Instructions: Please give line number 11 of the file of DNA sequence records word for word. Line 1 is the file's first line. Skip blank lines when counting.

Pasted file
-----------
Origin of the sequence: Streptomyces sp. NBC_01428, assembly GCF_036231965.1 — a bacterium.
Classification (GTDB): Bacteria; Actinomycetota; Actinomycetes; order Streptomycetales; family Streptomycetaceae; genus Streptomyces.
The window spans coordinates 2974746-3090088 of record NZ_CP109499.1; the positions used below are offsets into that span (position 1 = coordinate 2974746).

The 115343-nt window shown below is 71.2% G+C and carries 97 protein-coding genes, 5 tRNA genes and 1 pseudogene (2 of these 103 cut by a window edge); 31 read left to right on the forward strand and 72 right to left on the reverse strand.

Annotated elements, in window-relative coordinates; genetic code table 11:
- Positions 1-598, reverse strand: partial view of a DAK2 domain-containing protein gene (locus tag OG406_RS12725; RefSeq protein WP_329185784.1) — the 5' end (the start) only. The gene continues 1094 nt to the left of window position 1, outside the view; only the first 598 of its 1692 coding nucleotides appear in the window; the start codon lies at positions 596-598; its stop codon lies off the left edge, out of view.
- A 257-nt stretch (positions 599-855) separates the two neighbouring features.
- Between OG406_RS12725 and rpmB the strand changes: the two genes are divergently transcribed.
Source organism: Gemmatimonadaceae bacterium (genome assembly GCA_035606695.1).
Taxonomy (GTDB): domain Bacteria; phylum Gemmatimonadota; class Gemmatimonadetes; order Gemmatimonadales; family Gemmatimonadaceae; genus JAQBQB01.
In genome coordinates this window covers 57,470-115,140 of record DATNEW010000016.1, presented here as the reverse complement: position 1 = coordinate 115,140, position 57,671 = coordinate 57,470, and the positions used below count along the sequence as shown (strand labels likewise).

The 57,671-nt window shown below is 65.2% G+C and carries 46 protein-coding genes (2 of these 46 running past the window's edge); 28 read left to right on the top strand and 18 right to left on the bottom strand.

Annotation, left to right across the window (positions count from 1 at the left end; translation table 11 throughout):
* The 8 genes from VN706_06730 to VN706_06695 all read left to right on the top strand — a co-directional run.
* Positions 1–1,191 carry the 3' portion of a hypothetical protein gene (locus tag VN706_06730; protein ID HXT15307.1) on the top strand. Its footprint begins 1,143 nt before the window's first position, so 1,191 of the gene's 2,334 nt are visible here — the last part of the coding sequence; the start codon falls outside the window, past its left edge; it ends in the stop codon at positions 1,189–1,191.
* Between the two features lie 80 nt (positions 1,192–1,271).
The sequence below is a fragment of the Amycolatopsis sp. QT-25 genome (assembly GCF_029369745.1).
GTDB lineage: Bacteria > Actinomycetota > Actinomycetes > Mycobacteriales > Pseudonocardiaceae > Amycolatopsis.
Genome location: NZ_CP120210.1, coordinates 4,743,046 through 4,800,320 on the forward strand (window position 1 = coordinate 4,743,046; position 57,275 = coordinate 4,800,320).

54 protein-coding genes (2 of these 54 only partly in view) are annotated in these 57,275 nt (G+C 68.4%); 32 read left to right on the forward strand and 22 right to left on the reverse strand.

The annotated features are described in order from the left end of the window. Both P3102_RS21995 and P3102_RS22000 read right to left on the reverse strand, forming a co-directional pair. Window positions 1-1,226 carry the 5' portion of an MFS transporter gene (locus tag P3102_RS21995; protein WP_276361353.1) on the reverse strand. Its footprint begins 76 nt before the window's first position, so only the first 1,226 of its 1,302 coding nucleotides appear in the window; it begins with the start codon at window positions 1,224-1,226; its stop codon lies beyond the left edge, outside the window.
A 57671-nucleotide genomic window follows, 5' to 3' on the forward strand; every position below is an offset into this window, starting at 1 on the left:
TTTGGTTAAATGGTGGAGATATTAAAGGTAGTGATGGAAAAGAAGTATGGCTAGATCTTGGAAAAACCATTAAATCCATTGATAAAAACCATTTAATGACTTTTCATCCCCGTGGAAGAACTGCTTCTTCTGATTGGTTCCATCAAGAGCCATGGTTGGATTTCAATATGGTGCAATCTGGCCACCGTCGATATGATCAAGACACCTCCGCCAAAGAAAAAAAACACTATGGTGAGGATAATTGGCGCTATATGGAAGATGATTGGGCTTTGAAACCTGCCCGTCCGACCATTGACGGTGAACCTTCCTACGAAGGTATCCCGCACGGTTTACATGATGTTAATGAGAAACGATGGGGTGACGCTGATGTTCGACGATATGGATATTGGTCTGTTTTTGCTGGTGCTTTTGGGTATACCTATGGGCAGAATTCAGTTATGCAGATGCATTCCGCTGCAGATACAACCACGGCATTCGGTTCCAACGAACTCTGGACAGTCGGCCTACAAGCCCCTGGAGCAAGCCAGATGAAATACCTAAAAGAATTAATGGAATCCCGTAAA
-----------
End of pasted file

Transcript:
In genome coordinates this window covers 57,470-115,140 of record DATNEW010000016.1, presented here as the reverse complement: position 1 = coordinate 115,140, position 57,671 = coordinate 57,470, and the positions used below count along the sequence as shown (strand labels likewise).